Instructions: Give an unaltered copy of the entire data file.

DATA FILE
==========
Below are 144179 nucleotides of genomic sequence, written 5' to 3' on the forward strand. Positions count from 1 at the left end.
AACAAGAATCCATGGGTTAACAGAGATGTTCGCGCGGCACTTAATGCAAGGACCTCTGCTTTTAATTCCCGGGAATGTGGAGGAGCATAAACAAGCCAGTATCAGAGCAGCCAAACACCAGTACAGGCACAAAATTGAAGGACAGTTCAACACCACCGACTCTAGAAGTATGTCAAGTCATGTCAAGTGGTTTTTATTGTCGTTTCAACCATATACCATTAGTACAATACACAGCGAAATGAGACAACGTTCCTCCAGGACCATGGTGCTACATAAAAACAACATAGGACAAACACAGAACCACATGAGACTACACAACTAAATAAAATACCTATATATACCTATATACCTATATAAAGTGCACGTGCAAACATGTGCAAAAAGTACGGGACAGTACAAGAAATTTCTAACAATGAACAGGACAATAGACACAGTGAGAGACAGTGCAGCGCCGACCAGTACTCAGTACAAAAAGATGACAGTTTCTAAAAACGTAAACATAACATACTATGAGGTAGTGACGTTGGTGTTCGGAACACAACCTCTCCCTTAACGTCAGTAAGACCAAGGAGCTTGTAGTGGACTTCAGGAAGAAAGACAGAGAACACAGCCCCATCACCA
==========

Below are 144179 nucleotides of genomic sequence, written 5' to 3' on the forward strand. Positions count from 1 at the left end.
AACAAGAATCCATGGGTTAACAGAGATGTTCGCGCGGCACTTAATGCAAGGACCTCTGCTTTTAATTCCCGGGAATGTGGAGGAGCATAAACAAGCCAGTATCAGAGCAGCCAAACACCAGTACAGGCACAAAATTGAAGGACAGTTCAACACCACCGACTCTAGAAGTATGTCAAGTCATGTCAAGTGGTTTTTATTGTCGTTTCAACCATATACCATTAGTACAATACACAGCGAAATGAGACAACGTTCCTCCAGGACCATGGTGCTACATAAAAACAACATAGGACAAACACAGAACCACATGAGACTACACAACTAAATAAAATACCTATATATACCTATATACCTATATAAAGTGCACGTGCAAACATGTGCAAAAAGTACGGGACAGTACAAGAAATTTCTAACAATGAACAGGACAATAGACACAGTGAGAGACAGTGCAGCGCCGACCAGTACTCAGTACAAAAAGATGACAGTTTCTAAAAACGTAAACATAACATACTATGAGGTAGTGACGTTGGTGTTCGGAACACAACCTCTCCCTTAACGTCAGTAAGACCAAGGAGCTTGTAGTGGACTTCAGGAAGAAAGACAGAGAACACAGCCCCATCACCA